“In the same way the Spirit also helps our weakness; for we do not know how to pray as we should, but the Spirit Himself intercedes for us with groanings too deep for words; and He who searches the hearts knows what the mind of the Spirit is, because He intercedes for the saints according to the will of God. And we know that God causes all things to work together for good to those who love God, to those who are called according to His purpose. For those whom He foreknew, He also predestined to become conformed to the image of His Son, so that He would be the firstborn among many brethren; and these whom He predestined, He also called; and these whom He called, He also justified; and these whom He justified, He also glorified.” (Romans 8:26-30)
It’s funny how when you memorize something, or read something in the full context, you notice things you previously overlooked. For me, it was the word “groanings”. My mind immediately went to the last section of Romans 8 (see last blog post). It had used the word groan or groans to describe creations longing for freedom from the futility and brokenness of this world (vs. 22), as well as the children of God groaning with longing to see the fullness of our redemption (vs. 23). In verse 26, it speaks of the Holy Spirit groaning, on our behalf. I had to look up the Greek, and although none of them are the exact same word, the word “groan” describing us in verse 23 is very similar to the word “groanings” describing the Spirit of God in verse 26. Both correlate groaning with great pressure. But verse 23 almost seems like it’s a groaning that is the source of the pressure (like wailing) and verse 26 seems to be in response to the pressure. Almost like we groan because we feel out of control, and God groans because He feels compassion for us for the intense pressure we are experiencing on this planet.
This is marvelous to me! So often, when the heat is turned up in our lives, we think God has forsaken us. In actuality, He is groaning on our behalf. Wailing, if you will, to bring liberation to His people.
Many will read what I just wrote and take it the exact opposite of the way the Apostle Paul teaches us to think, in this very passage. They will complain that God is either a) not sovereign, or b) not good. That this groaning makes God seem… anemic. Incompetent. Let’s look at it again.
God helps us in our weakness, by crying out on our behalf, because we don’t even know what to pray for. But His answer isn’t always to alleviate us from the pressure that is causing us to groan. Often it is to cause ALL things to work together for our good (even the pressure), by conforming us, who are foreknown and predestined (by His benevolence) into the Image of His Son. Through Christ, He calls us and justifies us, and also glorifies us. Part of our glorification is that we look more like Jesus because of the struggles we endure.
We groan against the pressures of this world, to see our suffering turn to Glory. And God groans against our weakness and the sinfulness of this world that tangles us up. He groans against the pressures of this world, in order to turn our suffering into glorification.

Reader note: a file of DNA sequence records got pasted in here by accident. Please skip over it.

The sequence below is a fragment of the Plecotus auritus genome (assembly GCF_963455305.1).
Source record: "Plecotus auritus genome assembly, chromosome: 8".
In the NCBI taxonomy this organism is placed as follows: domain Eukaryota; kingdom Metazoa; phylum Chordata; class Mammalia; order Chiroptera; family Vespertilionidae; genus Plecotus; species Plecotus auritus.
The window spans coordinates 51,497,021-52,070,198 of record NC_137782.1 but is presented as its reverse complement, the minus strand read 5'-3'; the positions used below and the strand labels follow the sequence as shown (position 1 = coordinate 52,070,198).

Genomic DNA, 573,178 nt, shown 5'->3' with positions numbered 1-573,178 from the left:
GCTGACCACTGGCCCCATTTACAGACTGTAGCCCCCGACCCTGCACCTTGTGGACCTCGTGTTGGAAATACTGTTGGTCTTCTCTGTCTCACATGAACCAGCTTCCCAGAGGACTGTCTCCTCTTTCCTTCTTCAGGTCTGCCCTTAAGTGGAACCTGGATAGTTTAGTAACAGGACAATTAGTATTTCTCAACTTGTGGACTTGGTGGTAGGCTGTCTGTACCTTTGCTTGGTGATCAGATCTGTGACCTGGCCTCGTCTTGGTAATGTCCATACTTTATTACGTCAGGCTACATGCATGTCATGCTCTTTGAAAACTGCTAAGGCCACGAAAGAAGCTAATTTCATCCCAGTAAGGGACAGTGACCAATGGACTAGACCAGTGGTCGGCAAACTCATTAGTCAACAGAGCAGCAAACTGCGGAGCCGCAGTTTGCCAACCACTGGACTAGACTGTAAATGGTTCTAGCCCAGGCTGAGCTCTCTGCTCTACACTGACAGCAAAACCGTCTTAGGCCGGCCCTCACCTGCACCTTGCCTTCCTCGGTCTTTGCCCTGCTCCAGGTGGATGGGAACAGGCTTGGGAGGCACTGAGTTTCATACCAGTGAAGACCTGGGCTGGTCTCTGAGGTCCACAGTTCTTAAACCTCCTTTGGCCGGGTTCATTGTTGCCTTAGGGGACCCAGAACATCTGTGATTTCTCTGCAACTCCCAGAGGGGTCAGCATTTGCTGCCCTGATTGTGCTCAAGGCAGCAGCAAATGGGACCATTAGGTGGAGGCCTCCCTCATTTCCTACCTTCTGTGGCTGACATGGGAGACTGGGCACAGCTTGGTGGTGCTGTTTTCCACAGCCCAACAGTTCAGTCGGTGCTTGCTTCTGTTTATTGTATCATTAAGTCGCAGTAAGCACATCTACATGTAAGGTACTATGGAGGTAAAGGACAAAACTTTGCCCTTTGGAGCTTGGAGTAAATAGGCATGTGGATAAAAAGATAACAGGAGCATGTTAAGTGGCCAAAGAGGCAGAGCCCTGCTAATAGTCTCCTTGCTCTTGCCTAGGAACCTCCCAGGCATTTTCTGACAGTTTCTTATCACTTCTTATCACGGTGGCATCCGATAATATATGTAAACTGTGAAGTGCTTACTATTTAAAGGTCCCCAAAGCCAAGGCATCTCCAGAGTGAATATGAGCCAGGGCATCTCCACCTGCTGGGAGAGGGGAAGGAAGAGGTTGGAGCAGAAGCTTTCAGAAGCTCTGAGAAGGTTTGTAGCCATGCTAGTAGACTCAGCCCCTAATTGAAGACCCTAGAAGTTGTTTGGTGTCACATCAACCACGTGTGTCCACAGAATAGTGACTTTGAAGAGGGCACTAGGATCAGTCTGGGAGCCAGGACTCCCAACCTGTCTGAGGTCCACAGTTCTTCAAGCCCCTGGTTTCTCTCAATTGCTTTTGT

There are two kingdoms at play here. One is the earthly kingdom, where all we care about is what we can see, and getting things to turn out the way we want them to. The other kingdom is the unseen realm. If we live like we belong to that kingdom, like we’ve been adopted into God’s family, then our circumstances don’t define our joy, but our identity as God’s beloved keeps us buoyant through any and all circumstances, because we are longing for a different country and know that these circumstances are just an opportunity to point others to Him. .
Romans 8:28 is one of the most outstanding promises in all of Scripture. God causing ALL things to work together for good for His kids. This is not a band-aid slapped onto cancer. This is a cure for the ache in our souls from the roots up. We often want Him to give us the treasures of this world, or at least to make us comfortable in this life, when He is offering us abundantly more.
We aren’t made to be too content down here. The pressure ought to send us clamoring to Him. There is beauty in the groaning.
Another one of the greatest promises in the Bible is found two verses before… “the Spirit also helps our weakness, for we do not know how to pray as we should, but the Spirit Himself intercedes for us…” When we really begin to grasp the fact that God Almighty is praying on our behalf, and that He always gets His triumph, then it ought to make us realize even our hard circumstances are meant for our good. They are producing our glorification. This should lead us to gratitude for His nearness and compassion for us in the struggle, joy in His perfect and sovereign will, and surrender to whatever He wants, confident that He is wiser than we are and will surely work it all out for good.
Thank God He won’t stop praying for us, because we really do tend to pray for all the wrong things, all the selfish things… but God is far wiser, and loves us far more than we could even love ourselves! He groans for us, against the intense pressure of this world, and in so doing is bringing about character transformation that is far more beneficial than anything we would tend to pray for ourselves. Hallelujah!